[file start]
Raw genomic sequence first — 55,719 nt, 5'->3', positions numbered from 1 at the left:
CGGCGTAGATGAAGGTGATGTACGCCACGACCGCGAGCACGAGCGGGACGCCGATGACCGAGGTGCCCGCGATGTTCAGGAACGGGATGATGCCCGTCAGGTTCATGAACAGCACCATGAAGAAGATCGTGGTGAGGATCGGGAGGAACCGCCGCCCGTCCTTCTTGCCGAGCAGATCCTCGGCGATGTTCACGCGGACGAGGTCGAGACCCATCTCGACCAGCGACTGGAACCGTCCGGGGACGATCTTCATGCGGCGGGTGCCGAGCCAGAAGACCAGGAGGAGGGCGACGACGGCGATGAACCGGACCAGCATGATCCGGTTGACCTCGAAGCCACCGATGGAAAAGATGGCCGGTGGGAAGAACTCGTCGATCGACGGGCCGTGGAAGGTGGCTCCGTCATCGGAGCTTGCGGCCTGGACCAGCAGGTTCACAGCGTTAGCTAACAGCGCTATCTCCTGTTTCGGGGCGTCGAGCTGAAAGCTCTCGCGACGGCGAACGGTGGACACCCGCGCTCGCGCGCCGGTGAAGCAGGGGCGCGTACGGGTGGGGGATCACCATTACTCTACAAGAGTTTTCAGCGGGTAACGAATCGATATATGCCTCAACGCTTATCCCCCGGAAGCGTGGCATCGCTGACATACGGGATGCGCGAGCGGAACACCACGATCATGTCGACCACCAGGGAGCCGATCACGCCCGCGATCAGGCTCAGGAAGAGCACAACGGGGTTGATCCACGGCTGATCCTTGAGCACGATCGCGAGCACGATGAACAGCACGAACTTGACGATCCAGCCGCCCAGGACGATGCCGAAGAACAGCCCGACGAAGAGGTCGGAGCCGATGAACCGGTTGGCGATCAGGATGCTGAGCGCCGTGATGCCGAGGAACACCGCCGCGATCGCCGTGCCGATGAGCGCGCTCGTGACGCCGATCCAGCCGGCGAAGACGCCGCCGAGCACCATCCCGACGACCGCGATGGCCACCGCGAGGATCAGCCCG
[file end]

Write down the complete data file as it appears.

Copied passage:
Raw genomic sequence first — 55,719 nt, 5'->3', positions numbered from 1 at the left:
CGGCGTAGATGAAGGTGATGTACGCCACGACCGCGAGCACGAGCGGGACGCCGATGACCGAGGTGCCCGCGATGTTCAGGAACGGGATGATGCCCGTCAGGTTCATGAACAGCACCATGAAGAAGATCGTGGTGAGGATCGGGAGGAACCGCCGCCCGTCCTTCTTGCCGAGCAGATCCTCGGCGATGTTCACGCGGACGAGGTCGAGACCCATCTCGACCAGCGACTGGAACCGTCCGGGGACGATCTTCATGCGGCGGGTGCCGAGCCAGAAGACCAGGAGGAGGGCGACGACGGCGATGAACCGGACCAGCATGATCCGGTTGACCTCGAAGCCACCGATGGAAAAGATGGCCGGTGGGAAGAACTCGTCGATCGACGGGCCGTGGAAGGTGGCTCCGTCATCGGAGCTTGCGGCCTGGACCAGCAGGTTCACAGCGTTAGCTAACAGCGCTATCTCCTGTTTCGGGGCGTCGAGCTGAAAGCTCTCGCGACGGCGAACGGTGGACACCCGCGCTCGCGCGCCGGTGAAGCAGGGGCGCGTACGGGTGGGGGATCACCATTACTCTACAAGAGTTTTCAGCGGGTAACGAATCGATATATGCCTCAACGCTTATCCCCCGGAAGCGTGGCATCGCTGACATACGGGATGCGCGAGCGGAACACCACGATCATGTCGACCACCAGGGAGCCGATCACGCCCGCGATCAGGCTCAGGAAGAGCACAACGGGGTTGATCCACGGCTGATCCTTGAGCACGATCGCGAGCACGATGAACAGCACGAACTTGACGATCCAGCCGCCCAGGACGATGCCGAAGAACAGCCCGACGAAGAGGTCGGAGCCGATGAACCGGTTGGCGATCAGGATGCTGAGCGCCGTGATGCCGAGGAACACCGCCGCGATCGCCGTGCCGATGAGCGCGCTCGTGACGCCGATCCAGCCGGCGAAGACGCCGCCGAGCACCATCCCGACGACCGCGATGGCCACCGCGAGGATCAGCCCG